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Garmin debuts new AOA, radar altimeter systems

Both available later this year

Taking advantage of a recent FAA letter simplifying the ability to install angle of attack indicators in certificated aircraft, Garmin announced at the Aircraft Electronics Association convention on March 13 that it is introducing the GI 260 AOA. The display, typically glareshield mounted, gives a visual and an aural indication of when the aircraft is near a stall. The symbology also gives the pilot guidance for when he is flying the airplane at its optimum AOA for maximum performance, such as when on final.

The Garmin GAP 26 is the angle of attack probe, which attaches under a wing, and the GSU 25 air data computer rounds out the system.

The company expects the AOA to be available in the third quarter for prices starting at $1,499. Aircraft voltage and the option of a heated probe affect pricing. A version for the G3X system in some Experimentals and light sport aircraft can be had for $249 later this quarter.

Garmin also introduced another safety system at AEA, the GRA 55 radar altimeter for general aviation airplanes and helicopters. The system is based on the sophisticated GRA 5500 radar altimeter. If the airplane doesn’t have a Garmin primary flight display, the system can display the height above ground on the new GI 205 stand-alone indicator. The GI 205 uses a bright organic LED (OLED) display with 180-degrees of viewing angle.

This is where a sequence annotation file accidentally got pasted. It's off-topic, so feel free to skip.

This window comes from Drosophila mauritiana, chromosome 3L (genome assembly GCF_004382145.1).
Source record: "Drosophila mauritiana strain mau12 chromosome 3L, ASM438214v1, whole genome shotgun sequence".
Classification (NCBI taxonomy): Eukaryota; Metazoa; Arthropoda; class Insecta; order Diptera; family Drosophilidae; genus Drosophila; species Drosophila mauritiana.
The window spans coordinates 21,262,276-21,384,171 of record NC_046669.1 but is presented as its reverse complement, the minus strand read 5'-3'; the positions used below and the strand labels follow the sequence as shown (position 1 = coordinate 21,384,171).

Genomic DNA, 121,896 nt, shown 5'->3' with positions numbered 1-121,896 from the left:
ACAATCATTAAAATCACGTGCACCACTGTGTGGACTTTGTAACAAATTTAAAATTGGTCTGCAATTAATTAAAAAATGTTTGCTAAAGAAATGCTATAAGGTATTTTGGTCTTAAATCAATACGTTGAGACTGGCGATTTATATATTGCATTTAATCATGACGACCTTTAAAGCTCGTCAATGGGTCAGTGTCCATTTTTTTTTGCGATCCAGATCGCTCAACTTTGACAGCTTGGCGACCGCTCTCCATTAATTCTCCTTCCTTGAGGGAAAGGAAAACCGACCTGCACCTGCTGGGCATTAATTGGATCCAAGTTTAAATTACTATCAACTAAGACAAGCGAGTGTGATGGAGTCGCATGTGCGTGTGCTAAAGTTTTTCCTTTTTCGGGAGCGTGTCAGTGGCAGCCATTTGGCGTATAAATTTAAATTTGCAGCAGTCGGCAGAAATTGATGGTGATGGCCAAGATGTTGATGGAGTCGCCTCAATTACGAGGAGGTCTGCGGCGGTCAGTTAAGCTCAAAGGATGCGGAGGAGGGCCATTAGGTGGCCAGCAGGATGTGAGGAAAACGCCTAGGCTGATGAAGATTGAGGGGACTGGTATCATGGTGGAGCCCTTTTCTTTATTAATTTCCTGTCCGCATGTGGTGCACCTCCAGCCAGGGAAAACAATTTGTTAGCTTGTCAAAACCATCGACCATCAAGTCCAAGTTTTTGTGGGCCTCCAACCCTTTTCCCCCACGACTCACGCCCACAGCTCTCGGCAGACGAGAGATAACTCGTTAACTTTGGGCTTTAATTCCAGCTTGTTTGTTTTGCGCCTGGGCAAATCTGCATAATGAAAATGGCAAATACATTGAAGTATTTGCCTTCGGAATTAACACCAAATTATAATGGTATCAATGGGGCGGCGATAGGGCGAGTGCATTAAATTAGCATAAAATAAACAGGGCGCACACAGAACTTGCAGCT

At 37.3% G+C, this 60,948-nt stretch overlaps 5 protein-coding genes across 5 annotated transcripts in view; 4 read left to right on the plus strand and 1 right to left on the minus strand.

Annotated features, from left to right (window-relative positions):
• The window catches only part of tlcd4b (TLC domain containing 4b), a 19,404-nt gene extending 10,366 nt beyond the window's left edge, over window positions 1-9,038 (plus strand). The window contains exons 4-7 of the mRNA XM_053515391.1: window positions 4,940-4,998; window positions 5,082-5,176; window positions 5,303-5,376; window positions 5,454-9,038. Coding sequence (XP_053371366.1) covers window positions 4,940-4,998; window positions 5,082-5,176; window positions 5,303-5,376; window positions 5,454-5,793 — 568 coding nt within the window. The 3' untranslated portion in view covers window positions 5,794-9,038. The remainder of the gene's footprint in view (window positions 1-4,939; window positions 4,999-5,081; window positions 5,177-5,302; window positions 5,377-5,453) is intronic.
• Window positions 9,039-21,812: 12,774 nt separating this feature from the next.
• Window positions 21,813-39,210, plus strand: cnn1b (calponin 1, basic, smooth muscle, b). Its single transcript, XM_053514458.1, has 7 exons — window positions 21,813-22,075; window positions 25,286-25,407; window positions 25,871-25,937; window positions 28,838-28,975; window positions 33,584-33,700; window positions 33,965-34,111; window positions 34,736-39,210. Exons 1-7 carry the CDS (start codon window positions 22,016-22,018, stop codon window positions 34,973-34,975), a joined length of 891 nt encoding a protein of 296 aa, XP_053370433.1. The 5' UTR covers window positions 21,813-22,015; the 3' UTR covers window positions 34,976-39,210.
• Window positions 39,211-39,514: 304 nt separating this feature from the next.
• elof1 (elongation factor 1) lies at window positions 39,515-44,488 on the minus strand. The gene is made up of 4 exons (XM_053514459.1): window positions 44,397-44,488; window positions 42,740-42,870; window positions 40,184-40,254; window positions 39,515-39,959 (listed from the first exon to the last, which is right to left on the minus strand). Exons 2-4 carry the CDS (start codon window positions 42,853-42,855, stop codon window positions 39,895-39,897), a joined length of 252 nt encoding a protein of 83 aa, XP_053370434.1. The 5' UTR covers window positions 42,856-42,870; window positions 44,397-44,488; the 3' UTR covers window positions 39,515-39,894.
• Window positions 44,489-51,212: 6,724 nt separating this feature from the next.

The new radar altimeter system is expected to be available in the second quarter of this year for $6,995; the GI 205 will be available in the fourth quarter for $3,995. A combination of the two and including antennas will be packaged for $11,995.

The GRA 55 fulfills the new radar altimeter equipage requirements for helicopters used in Part 135 operations.

Thomas B. Haines
Thomas B Haines
Contributor (former Editor in Chief)
Contributor and former AOPA Editor in Chief Tom Haines joined AOPA in 1988. He owns and flies a Beechcraft A36 Bonanza. Since soloing at 16 and earning a private pilot certificate at 17, he has flown more than 100 models of general aviation airplanes.
Topics: Avionics, Gear, Technology

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